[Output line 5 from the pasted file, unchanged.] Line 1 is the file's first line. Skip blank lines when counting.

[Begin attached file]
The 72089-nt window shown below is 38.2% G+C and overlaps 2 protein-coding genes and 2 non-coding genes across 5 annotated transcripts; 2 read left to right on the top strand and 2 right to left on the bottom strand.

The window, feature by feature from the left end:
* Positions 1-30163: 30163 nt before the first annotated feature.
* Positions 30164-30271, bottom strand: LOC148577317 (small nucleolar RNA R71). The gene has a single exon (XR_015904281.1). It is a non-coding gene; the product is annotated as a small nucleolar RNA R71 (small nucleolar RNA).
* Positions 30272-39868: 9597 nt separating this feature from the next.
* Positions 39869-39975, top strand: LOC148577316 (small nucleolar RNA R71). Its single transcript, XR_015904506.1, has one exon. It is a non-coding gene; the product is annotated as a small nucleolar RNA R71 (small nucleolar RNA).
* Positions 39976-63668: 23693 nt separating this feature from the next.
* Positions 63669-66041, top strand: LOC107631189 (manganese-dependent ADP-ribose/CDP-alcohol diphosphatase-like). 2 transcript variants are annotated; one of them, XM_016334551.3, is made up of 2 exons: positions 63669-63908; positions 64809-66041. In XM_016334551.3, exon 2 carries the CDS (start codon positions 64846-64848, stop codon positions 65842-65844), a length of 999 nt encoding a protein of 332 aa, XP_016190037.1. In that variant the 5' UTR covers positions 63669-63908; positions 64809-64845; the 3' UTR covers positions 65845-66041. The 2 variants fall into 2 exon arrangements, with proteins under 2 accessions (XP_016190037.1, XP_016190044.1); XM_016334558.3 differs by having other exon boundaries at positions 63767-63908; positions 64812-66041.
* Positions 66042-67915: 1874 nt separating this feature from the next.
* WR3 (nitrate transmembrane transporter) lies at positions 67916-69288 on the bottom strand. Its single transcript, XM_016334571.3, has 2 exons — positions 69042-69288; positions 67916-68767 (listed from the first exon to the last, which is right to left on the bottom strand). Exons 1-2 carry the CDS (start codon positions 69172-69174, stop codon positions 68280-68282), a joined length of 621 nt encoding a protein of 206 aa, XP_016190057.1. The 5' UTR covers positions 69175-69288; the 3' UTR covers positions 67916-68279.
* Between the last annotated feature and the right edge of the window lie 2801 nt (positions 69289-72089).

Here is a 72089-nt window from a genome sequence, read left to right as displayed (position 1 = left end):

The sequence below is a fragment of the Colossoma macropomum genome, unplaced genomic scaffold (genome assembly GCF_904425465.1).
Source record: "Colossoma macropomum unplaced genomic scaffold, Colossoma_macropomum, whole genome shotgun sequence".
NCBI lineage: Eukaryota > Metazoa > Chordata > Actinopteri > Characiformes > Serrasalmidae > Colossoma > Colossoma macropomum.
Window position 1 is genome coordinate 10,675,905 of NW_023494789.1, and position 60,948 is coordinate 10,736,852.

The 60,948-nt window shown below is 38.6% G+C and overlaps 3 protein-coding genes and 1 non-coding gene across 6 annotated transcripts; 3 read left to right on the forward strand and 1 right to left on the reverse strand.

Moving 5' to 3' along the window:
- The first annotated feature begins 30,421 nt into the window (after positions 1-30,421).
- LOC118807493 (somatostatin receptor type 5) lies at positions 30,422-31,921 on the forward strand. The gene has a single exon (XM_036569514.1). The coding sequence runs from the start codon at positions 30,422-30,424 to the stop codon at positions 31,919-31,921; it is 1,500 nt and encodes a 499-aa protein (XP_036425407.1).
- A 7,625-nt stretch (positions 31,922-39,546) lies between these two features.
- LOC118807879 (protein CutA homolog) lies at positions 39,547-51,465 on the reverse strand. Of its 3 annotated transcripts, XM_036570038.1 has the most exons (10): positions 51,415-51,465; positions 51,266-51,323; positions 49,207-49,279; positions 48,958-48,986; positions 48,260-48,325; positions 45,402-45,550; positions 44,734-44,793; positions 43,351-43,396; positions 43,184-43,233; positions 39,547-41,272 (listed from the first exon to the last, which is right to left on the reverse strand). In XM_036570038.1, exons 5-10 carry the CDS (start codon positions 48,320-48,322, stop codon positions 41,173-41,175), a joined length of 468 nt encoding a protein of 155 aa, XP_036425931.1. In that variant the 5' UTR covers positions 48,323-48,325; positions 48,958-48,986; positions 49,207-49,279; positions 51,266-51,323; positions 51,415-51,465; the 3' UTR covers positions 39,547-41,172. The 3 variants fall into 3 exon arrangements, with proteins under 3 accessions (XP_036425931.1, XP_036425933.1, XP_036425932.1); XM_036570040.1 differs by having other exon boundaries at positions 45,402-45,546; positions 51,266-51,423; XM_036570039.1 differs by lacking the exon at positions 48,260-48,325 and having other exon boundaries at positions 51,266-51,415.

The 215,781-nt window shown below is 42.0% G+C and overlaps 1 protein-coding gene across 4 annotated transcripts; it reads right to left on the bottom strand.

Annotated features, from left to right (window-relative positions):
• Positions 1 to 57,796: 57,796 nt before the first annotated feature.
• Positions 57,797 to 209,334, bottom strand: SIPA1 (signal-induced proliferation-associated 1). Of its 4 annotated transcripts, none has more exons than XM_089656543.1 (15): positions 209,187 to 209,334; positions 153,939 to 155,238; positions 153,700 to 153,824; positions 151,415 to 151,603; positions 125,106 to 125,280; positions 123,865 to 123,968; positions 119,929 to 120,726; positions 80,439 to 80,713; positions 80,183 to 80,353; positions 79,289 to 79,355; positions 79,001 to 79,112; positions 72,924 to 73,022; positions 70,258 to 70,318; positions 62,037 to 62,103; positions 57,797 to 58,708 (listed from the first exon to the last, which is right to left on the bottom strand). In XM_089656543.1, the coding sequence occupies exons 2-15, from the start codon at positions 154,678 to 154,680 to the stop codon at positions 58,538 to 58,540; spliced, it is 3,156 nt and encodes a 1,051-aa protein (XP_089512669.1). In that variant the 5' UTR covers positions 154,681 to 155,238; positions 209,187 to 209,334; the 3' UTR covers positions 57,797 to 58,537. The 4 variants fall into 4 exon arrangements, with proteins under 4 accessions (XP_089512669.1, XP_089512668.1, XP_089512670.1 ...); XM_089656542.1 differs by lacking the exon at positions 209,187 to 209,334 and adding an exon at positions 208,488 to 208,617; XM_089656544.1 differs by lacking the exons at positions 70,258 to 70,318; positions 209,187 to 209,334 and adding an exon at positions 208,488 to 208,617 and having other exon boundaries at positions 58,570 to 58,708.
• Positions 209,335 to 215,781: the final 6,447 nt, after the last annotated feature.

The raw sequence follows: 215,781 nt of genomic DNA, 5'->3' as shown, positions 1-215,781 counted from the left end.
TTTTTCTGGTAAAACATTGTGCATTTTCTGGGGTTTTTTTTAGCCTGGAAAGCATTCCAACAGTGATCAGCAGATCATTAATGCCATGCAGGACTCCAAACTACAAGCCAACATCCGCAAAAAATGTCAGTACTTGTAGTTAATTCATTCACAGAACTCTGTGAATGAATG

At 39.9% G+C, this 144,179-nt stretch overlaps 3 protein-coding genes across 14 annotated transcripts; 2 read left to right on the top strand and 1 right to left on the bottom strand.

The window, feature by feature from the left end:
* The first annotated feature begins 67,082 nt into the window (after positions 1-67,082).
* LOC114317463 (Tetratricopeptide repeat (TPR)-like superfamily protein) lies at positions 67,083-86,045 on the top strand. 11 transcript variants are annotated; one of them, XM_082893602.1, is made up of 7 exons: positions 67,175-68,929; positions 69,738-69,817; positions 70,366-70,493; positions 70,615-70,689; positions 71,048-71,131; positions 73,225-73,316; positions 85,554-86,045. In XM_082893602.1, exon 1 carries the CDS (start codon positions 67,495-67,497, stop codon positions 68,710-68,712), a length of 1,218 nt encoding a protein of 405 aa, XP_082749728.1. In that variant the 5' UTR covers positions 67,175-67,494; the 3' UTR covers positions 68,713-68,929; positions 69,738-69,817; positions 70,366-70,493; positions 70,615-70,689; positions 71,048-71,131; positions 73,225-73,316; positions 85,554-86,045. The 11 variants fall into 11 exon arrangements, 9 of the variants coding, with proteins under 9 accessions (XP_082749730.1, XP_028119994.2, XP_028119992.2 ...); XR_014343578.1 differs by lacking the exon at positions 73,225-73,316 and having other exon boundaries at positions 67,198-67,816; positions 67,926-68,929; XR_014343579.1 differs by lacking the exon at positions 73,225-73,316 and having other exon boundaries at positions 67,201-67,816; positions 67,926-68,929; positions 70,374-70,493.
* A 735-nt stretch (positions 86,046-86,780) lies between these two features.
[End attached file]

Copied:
* Positions 30272-39868: 9597 nt separating this feature from the next.